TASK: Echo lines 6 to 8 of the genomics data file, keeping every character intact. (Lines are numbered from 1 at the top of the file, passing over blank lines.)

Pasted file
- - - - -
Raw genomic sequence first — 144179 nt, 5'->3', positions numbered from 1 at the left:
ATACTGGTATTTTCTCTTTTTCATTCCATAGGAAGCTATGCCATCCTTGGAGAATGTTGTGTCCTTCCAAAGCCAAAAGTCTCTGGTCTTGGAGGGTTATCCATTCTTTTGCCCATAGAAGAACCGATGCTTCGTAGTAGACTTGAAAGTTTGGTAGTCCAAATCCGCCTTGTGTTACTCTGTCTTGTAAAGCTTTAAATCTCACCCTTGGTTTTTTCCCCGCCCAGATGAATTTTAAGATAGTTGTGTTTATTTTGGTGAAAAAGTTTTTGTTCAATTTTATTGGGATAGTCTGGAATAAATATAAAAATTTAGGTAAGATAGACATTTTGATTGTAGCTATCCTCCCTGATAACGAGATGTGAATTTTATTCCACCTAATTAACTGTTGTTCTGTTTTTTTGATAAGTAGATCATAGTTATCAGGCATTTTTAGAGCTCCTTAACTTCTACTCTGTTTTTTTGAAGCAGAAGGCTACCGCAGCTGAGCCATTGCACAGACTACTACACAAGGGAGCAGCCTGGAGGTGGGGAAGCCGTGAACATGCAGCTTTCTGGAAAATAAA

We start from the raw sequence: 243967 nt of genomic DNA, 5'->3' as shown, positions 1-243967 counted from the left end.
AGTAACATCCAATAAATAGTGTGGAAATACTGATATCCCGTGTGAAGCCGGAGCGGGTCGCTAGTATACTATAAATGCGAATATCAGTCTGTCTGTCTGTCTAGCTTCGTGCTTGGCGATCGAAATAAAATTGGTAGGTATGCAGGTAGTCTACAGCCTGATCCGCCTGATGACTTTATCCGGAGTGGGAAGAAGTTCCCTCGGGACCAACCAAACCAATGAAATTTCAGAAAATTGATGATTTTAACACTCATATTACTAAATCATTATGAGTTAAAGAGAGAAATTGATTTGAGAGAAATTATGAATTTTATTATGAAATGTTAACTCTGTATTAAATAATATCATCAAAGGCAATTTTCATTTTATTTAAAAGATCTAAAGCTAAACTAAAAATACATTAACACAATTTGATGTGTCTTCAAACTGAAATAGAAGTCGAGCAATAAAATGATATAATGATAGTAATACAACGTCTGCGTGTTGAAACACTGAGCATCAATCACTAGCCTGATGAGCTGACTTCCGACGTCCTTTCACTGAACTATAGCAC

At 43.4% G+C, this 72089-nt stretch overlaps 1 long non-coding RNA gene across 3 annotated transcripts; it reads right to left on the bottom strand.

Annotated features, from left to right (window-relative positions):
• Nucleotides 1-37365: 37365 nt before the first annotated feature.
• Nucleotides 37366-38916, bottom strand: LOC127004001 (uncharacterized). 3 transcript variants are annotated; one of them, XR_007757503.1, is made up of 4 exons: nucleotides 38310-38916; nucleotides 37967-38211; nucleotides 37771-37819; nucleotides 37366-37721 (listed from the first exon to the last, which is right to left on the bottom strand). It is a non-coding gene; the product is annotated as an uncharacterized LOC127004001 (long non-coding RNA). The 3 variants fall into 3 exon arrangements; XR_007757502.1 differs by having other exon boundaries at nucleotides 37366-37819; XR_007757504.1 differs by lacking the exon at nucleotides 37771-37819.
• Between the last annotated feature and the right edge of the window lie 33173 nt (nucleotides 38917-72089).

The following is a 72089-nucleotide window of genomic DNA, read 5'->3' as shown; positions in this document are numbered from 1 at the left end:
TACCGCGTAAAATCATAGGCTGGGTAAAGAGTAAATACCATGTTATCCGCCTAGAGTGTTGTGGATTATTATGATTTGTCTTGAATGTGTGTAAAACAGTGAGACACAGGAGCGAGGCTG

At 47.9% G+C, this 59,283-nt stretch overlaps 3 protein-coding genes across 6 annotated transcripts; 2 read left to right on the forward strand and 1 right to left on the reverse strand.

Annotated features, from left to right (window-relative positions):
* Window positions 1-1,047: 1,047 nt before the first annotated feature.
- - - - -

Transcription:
Annotated features, from left to right (window-relative positions):
• Nucleotides 1-37365: 37365 nt before the first annotated feature.
• Nucleotides 37366-38916, bottom strand: LOC127004001 (uncharacterized). 3 transcript variants are annotated; one of them, XR_007757503.1, is made up of 4 exons: nucleotides 38310-38916; nucleotides 37967-38211; nucleotides 37771-37819; nucleotides 37366-37721 (listed from the first exon to the last, which is right to left on the bottom strand). It is a non-coding gene; the product is annotated as an uncharacterized LOC127004001 (long non-coding RNA). The 3 variants fall into 3 exon arrangements; XR_007757502.1 differs by having other exon boundaries at nucleotides 37366-37819; XR_007757504.1 differs by lacking the exon at nucleotides 37771-37819.